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Federal Cybersecurity Directive Spotlights Aging Computer Systems

Published 09 - November - 2021
wsjrisktechnology
Source: Wall Street Journal
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Chronis Kapalidis, Principal at the ISF featured in WSJ.

Many of the cybersecurity gaps outlined in a new White House directive that calls on federal agencies to patch hundreds of online vulnerabilities stem from the government’s aging computer systems, current and former federal tech chiefs, lawmakers and industry analysts say.

But ongoing efforts to upgrade these systems tend to get bogged down by budget restrictions, chronic talent shortages and a revolving door of agency information-technology leaders.

As a result, some of the vulnerabilities listed in the directive, issued by the Biden Administration Wednesday, date back years in older versions of software from Microsoft Corp. and other large technology firms. Agencies that haven’t continually upgraded these and other apps may lack protections needed to ward off the kinds of organized, sophisticated and widespread attacks that have crippled public- and private-sector systems in recent years.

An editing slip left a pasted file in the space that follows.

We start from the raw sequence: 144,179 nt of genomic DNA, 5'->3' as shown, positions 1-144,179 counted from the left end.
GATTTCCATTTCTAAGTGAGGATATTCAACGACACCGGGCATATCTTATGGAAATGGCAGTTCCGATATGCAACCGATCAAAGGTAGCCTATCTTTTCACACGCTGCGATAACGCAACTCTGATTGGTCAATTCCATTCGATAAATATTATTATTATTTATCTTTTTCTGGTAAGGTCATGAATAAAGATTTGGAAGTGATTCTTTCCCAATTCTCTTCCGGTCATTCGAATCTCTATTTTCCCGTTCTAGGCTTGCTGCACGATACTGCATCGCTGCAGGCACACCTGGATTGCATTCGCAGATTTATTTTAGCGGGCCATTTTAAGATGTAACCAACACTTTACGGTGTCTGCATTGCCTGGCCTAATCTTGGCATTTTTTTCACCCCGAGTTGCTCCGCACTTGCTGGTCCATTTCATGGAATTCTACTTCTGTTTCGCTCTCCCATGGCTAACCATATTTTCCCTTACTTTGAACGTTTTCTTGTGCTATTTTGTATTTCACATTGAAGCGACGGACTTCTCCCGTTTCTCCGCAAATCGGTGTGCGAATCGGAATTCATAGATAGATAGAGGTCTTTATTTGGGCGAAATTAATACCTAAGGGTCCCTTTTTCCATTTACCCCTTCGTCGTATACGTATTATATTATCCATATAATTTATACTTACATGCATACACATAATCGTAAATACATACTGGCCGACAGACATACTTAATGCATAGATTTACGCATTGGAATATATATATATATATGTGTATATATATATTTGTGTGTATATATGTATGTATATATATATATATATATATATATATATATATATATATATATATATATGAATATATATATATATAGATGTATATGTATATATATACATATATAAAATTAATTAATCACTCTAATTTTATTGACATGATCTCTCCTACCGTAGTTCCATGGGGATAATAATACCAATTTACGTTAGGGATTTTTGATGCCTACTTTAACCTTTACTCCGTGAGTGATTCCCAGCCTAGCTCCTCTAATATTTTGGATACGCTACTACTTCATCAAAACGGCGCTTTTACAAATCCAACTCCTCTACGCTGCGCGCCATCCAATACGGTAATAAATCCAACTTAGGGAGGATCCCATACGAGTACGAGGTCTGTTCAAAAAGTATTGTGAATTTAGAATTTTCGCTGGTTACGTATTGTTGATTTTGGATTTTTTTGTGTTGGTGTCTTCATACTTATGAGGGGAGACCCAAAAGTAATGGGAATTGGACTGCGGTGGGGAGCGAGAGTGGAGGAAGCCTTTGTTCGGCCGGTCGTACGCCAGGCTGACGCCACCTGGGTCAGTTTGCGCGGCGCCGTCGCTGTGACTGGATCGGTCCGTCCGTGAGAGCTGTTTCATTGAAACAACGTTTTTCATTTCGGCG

Defense Department, the Central Intelligence Agency and the Office of the Director of National Intelligence, lists some 290 known security flaws identified by cybersecurity professionals.

It describes the flaws as carrying “significant risk to the federal enterprise.”

While many vulnerabilities listed were identified this year, it was interesting that some date back several years, including some vulnerabilities with Microsoft Office, said Chronis Kapalidis, principal at the U.K.-based Information Security Forum, a security and risk-management firm whose clients include corporations and government agencies.

“You would expect that most organizations have already tackled that,” he said.

The deadline for addressing the more serious vulnerabilities is Nov. 17, 2021, and the deadline for the less serious ones is May 3, 2022, according to the directive.

Given that some of these vulnerabilities were identified years ago, Mr. Kapalidis said he was surprised that a number of resolution due dates are six months away.

The Government Accountability Office’s IT and cybersecurity unit estimates that software being used across the federal government is about seven years old, on average, including a 35-year-old Transportation Department system that holds sensitive aircraft information and a nearly 50-year-old system used by the Education Department to store student-loan data.

Older systems mean many agencies operate with overly complicated IT infrastructure that is expensive and difficult to protect, in some cases relying on manual processes, said Adelaide O’Brien, research director at research firm International Data Corp.’s Government Insights unit.